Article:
The market for expensive watches has been around for centuries and it’s every man’s dream to own something he could pass on to the next generation. Till date, their prices have been largely unaffected by the global economy yoyo. The brands are classy and exclusive. The wearers, especially the nouveau riche, are obnoxious and want everyone to notice them.
Money is good.
Why do we even buy these expensive time machines? So that all those tiny chewing gum chicks can know we have arrived? Or maybe get some respect from the old cougars? It is mostly the pass to the rarefied world of the upper class.
Here comes Apple the electronic bully. With a $10K watch, the average dude that has part of his brains in his nether regions may use that as a cheaper alternative. While there are markets for very expensive watches most watchmakers are usually sustained by the cheaper, more affordable models. Take that away, and Rolex executives could find themselves mopping floors of Geneva’s local malls.
Maybe I’m just beefing. Maybe not. But I can’t help feeling schadenfreude.

MTN Nigeria made $2,6B Profit in 2014 – Beat that!

MTN Group just released their 2014 results. For once I sincerely believe I’m sure I’m in the wrong business. First thing on Monday, I’m taking a flight to Abuja to get my own telecoms license. You think I’m wrong? How can those numbers be wrong?
Ok, time to face realities.
MTN Nigeria had a bumper time last year. Forget about the pessimistic outlook splashed out on the annual report. Making $2.6B profit in a year na beanz? I tried to calculate that in Naira but my calculator displayed this result “Are you on cheap weed?” If I got that from Mallams, I would have to bring along, or say, freight along N590,534,092,350. How many alabaru can carry that?
Don’t even start me up on all the things you could do with that amount of money. But let’s try some:
I could send SMS to all Nigerians, the whole 170M of us, 868 times. What would I even say to them? At 160 characters per SMS, I could send them a short book. Nigerian’s don’t read so by the time I’m done, I would be the biggest spammer in the world.
I could be magnanimous and get all Nigerians, still the whole 170M of us, 57 loaves of bread each. The bakers would be happy. But after the second loaf, everyone won’t be having that much fun.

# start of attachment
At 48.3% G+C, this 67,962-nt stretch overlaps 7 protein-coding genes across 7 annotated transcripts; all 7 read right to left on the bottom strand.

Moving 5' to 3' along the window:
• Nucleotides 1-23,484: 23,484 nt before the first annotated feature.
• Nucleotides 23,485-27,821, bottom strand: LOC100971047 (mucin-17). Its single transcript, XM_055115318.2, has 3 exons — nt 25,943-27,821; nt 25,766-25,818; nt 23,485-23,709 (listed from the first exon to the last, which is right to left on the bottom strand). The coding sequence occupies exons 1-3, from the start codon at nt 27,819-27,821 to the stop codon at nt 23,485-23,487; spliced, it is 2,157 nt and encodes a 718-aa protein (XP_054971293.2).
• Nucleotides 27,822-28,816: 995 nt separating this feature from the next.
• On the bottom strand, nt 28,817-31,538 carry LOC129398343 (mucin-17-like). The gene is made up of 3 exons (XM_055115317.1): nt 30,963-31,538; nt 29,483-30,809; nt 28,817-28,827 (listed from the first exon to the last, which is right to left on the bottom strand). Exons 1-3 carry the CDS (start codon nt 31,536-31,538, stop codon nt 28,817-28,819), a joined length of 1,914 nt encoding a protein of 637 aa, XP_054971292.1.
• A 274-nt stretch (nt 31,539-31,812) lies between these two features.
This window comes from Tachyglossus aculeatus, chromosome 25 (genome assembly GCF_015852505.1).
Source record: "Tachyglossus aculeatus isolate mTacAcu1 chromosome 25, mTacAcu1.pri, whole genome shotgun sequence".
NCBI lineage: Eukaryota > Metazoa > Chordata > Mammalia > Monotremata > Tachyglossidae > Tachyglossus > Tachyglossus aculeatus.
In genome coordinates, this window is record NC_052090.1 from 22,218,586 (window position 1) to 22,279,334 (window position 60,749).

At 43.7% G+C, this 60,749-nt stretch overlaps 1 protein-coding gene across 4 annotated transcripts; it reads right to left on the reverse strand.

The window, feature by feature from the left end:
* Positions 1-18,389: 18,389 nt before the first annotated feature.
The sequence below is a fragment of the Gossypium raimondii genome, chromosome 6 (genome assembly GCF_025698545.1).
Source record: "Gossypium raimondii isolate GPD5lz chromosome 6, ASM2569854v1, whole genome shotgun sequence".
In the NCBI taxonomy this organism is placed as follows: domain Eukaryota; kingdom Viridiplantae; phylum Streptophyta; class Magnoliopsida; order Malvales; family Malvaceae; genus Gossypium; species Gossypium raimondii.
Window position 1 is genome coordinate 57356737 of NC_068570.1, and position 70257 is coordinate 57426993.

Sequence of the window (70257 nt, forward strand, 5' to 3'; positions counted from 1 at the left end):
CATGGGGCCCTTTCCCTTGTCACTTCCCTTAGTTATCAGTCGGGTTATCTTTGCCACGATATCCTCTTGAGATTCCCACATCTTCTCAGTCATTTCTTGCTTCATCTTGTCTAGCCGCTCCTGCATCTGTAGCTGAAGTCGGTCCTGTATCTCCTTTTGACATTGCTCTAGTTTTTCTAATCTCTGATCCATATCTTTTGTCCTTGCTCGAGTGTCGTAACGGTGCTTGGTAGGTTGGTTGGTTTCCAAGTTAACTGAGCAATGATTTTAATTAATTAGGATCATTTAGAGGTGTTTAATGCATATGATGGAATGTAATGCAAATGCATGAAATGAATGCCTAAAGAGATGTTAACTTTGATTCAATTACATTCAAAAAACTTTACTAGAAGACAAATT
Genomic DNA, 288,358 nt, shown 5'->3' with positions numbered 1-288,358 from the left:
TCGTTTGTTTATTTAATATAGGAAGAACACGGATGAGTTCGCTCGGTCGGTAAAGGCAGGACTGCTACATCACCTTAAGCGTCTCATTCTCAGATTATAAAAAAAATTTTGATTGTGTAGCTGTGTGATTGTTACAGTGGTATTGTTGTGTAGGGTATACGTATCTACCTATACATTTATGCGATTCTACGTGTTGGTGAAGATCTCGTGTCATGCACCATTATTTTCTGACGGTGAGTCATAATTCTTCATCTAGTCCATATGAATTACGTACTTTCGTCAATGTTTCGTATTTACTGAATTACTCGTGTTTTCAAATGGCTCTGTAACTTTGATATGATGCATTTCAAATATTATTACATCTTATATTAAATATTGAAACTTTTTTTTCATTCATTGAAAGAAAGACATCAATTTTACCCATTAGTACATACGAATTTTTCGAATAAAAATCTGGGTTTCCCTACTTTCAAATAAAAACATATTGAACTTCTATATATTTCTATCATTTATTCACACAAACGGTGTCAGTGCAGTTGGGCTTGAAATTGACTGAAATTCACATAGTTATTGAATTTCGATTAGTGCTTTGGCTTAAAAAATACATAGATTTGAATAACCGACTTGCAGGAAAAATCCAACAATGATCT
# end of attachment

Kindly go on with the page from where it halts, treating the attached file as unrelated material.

Or maybe I could just buy phones? I could get 3,192,076 lucky guys iPhone 6. But trust me, we may get more! With that many number of phones, Jumia would be stupid not to cut a deal.
Or get them cars? I could add 109,358 Hyundai ix35 to Lagos traffic and just make everyone’s life more miserable. Or I could be nicer and simply get 15,540 Merc S500 to clog just Banana Island alone.
Let me do something more constructive though, let’s get everyone a home. Going by the going rate of new homes in my estate, I could buy terrace duplexes for 13, 122 families. With that many homes, we may simply start a new town. Yellow Town? It may be a cute name but a nightmare for interior decorators if we had to paint houses that color.
The traffic on Lekki Road is now so terrible so I’m actually more inclined to use the money for an alternative route from VI to God knows where. I would enjoy the sparring that Julius Berger, Hitech and PW Nigeria would have in my office but trust me, I won’t get less than 200KM of 10 lane NaijaBahn between Ahmadu Bello Way and beyond Epe. I could get to the office in 15 minutes. Wait, with that type of money, do I ever need to work again? I may just charter a Falcon 2000 and fly for 23 years non-stop.
Most people think that the Lekki-Ikoyi bridge had a lot of “pork” but let’s imagine that’s the real price, I may simply build 20 of such bridges. Ha ha ha, the folks in Ikoyi with their upturned noses would have to contend with Obalende and Ikate area boys who will then have more bridges to cross than ever.
We may really build 10 fourth mainland bridges and just move on.
You know the sad reality, we lose twice more than that every years to oil thieves. Today, bunkerers steal at least 400,000 barrels of oil today. Say they sell them at $30 per barrel, that’s some $4.3B going to someone in Nigeria today and not a simple SMS, bread, phones, cars, roads, bridges, for his community. Some people will simply roast in the toastier parts of hell!

4K TV – The New Gimmick in Town

I have tripped over more 4K TV cables in the last few weeks than all the bus drivers bashing cars in Lagos.
Suddenly 4K became the rave. You wonder what 4K is? 4K is to HDTV as HDTV is to SDTV. If you don’t know SDTV, you may want to read here. 4K is sometimes called UHD by purists. But purists be damned!
4K allows incredible fidelity of visual content. You only need to see any of those monsters on display and you are hooked forever. The biggest challenge is content though. Without a native 4K content, there is nothing glorious and orgasmic to see.
So there lies my problem – what are the 4K TVs doing in Nigeria? There are no 4K discs to watch and the internet is too poor to stream 4K content from the internet.
I guess maybe LG and Samsung are playing on guys’ greed or maybe lack of awareness. As far as I’m concerned, this is just an expensive gimmickry.